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John Bale's blog: Let's not write off the Big Society yet

11 February 2011

What, if anything, might the Big Society mean for the construction industry?  To the public as a whole (according to opinion polls) it seems to mean either a fig-leaf to cover public spending cuts, or something they simply don’t understand.  

To me, the BS brand is in danger of being over-sold, but the essential message makes sense:  that social needs are outstripping any realistically foreseeable level of public funding, and that those needs  will only be met if public spending is augmented by the widespread mobilisation of social action, especially at the local level.  You’re free, of course, to detect political bias in that, and to disagree.  So let’s get back to its possible relevance to construction.

First, to state the obvious, construction is the most local and ubiquitous of industries – it happens where it is needed, in every community, on every street.  It provides and maintains the built environment:  a set of assets (private and public) which are fundamental to human well-being.  The replacement and augmentation of those assets proceeds slowly (especially at times of economic stringency)  so that new construction in any year is a small fraction of the total stock.  But the quality of the stock – for example, the condition of roads and public parks, of houses and leisure centres, and their suitability to current needs – can be  influenced by local action or inaction.  And in my experience those who work in the built environment professions are keenly aware of the relevance of their skills to the quality of life.

In my local community, there have been several examples of local action creating improvements that wouldn’t have occurred without that local action.  Construction and built environment professionals have been involved, wearing many different hats:  civic activists, with no axe to grind, save the wish to improve a part of their locality that has troubled them for years;  local councillors, who have imported their professional skills into their roles as community leaders;  salaried local authority officers, meeting members of their own professional bodies in a high street site meeting, rather than a CPD event;  and employees of the firms that have been commissioned to design or execute the work.  What makes such projects part of the ‘big society’, I would suggest, is that the instigation has come from members of the community, and there is a value-adding  partnership between citizens and providers.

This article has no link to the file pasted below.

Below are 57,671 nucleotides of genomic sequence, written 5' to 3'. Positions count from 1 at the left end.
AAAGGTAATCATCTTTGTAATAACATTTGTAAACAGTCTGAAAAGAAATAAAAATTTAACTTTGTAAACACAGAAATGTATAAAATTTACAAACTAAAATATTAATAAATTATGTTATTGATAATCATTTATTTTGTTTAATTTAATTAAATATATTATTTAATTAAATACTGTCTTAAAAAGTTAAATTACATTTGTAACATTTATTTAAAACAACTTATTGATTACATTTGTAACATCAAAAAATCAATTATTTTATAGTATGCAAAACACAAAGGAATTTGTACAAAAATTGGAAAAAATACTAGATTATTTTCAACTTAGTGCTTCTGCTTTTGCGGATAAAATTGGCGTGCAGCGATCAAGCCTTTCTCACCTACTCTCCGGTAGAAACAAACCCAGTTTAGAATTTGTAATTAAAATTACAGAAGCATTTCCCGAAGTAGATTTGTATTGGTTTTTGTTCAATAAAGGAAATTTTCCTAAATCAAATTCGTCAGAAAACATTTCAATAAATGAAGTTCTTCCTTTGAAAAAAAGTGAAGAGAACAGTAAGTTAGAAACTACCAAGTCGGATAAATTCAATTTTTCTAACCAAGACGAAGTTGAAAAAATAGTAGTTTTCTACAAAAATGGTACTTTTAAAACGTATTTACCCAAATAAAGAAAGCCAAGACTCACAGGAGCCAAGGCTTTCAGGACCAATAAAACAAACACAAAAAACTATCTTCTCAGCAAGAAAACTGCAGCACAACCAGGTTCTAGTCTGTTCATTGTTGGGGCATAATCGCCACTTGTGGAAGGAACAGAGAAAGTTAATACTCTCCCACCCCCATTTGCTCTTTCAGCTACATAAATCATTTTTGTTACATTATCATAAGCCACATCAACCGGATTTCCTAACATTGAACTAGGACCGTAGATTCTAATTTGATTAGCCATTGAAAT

My local high street has been improved, at the instigation of a community group, with construction professionals involved in all the participant organisations throughout the six and a half years from the germ of an idea to completion.  The result:  a better town centre and £1m into construction industry output, augmented by an uncounted number of unpaid voluntary hours.  A few miles away, the disused chapel of what was once a huge mental hospital (an ‘asylum”) has been restored as a memorial to the countless number of patients whose bodies had been buried nearby in unmarked graves.

That initiative was led by passionate fund-raising campaigners, and carried into effect by volunteers, including construction craft students from Leeds College of Building.

Neither of those projects would have happened without inspired local leadership, persistent fund-raising, and voluntary effort in all sorts of roles.  And, I would suggest, for every such project that has been completed throughout the UK, there are many others crying out to be achieved.  As social needs multiply, so does the number of potential projects;  and it’s increasingly clear that many needs will not be met without Big Society initiatives.

Construction professionals are widely involved, but there is scope for much more involvement – and for construction firms to develop the sort of understanding of social activism (the ‘third sector’)  that they already have of their private and public sector clients.

There are market opportunities here and, more importantly, opportunities to demonstrate how good construction can add value to people’s lives.  

Convinced?

 

John Bale, PPCIOB and emeritus professor at Leeds Metropolitan University, is posting regular blogs at: www.ckegroup.org/johnbaleblog

Comments

I agree that construction is an industry which has a great affect on people's lives locally, probably more so than most people realise! It is important for locals to get involved as well though. Construction is an industry which is key to the UK, but risks being lost slightly in these poor economic times, without local community support for new construction to be done.

Sam Woodward, 10 October 2011

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